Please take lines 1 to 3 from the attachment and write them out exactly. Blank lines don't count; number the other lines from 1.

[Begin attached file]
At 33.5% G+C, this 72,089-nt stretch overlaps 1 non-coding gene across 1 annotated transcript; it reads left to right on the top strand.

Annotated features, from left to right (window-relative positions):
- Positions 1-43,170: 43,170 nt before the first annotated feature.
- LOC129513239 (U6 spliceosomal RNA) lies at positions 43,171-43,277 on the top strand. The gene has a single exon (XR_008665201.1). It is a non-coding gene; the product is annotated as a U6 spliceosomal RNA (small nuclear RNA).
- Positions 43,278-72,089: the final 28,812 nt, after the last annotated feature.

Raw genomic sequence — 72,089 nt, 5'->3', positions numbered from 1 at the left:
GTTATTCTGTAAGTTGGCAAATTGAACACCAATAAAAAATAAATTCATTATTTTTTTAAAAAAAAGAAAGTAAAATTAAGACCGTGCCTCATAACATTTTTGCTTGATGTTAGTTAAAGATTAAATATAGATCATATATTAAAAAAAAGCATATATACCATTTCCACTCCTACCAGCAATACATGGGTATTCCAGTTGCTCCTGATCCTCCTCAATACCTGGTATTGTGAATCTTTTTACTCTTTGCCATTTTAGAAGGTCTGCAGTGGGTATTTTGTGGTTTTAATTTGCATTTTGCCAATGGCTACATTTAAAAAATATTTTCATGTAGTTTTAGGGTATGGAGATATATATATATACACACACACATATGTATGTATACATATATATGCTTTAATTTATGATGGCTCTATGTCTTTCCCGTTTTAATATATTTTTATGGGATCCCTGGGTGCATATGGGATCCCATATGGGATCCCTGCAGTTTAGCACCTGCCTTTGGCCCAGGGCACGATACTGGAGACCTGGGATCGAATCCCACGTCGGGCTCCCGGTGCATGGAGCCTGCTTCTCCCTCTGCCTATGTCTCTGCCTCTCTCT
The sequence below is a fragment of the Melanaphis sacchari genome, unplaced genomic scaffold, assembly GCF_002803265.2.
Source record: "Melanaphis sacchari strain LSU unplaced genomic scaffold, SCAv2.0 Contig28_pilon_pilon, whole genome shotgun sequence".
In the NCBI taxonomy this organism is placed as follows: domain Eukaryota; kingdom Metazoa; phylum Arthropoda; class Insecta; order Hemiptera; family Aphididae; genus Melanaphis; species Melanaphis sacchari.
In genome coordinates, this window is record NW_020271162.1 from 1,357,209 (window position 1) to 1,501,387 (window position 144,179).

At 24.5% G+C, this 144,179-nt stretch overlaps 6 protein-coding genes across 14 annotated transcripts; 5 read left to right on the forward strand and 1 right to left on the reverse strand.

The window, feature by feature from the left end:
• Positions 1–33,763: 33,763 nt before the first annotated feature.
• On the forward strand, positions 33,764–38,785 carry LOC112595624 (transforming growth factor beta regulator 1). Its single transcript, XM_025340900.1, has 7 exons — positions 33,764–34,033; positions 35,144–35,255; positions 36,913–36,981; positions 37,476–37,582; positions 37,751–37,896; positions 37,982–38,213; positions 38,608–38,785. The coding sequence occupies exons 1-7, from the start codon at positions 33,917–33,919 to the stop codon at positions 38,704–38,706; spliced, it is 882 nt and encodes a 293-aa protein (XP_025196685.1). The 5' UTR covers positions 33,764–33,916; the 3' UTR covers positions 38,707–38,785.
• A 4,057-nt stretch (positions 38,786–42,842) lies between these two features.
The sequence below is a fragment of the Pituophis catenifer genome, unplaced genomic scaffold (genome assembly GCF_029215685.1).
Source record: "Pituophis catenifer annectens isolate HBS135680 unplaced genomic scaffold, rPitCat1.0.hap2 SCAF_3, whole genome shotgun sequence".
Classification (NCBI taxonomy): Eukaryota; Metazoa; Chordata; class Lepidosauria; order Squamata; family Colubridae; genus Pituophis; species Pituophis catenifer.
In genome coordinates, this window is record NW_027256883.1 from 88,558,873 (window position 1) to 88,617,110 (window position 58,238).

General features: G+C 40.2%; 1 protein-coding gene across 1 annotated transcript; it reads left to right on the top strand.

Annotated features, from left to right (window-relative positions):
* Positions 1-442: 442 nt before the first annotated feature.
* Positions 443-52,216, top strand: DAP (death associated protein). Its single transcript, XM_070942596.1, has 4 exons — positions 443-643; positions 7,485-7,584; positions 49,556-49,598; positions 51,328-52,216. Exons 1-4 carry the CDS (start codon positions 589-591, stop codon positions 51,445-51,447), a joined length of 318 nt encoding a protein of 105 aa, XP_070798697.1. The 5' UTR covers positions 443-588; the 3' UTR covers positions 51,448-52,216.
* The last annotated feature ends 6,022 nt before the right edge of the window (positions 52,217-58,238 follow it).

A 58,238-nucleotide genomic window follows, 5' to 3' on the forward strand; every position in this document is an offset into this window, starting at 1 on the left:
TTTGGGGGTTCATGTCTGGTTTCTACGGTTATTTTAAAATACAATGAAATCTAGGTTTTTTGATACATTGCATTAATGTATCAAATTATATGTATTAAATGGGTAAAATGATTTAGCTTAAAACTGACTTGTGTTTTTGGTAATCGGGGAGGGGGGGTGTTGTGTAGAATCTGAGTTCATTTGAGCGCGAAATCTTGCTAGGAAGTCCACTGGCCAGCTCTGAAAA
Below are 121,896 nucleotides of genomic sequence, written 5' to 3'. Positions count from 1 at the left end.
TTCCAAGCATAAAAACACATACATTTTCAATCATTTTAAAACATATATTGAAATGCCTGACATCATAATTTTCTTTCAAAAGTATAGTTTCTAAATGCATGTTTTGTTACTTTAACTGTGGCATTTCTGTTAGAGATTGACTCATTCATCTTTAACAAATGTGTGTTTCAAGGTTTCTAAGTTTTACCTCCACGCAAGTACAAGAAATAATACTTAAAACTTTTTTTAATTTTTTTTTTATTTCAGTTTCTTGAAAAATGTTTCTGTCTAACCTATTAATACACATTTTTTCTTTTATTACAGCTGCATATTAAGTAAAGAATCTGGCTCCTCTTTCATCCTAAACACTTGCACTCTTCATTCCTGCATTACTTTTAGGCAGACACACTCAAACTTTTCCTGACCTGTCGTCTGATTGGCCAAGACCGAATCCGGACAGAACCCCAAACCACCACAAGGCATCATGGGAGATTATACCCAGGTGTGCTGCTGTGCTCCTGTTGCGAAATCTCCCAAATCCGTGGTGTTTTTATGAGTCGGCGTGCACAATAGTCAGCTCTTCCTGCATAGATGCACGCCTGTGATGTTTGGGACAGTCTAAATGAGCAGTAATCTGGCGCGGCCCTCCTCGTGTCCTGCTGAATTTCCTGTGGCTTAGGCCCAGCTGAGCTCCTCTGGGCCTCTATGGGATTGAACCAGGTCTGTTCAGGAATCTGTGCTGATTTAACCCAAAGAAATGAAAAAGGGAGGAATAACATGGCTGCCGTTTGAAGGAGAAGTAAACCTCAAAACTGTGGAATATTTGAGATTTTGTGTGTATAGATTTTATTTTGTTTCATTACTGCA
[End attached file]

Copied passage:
At 33.5% G+C, this 72,089-nt stretch overlaps 1 non-coding gene across 1 annotated transcript; it reads left to right on the top strand.

Annotated features, from left to right (window-relative positions):
- Positions 1-43,170: 43,170 nt before the first annotated feature.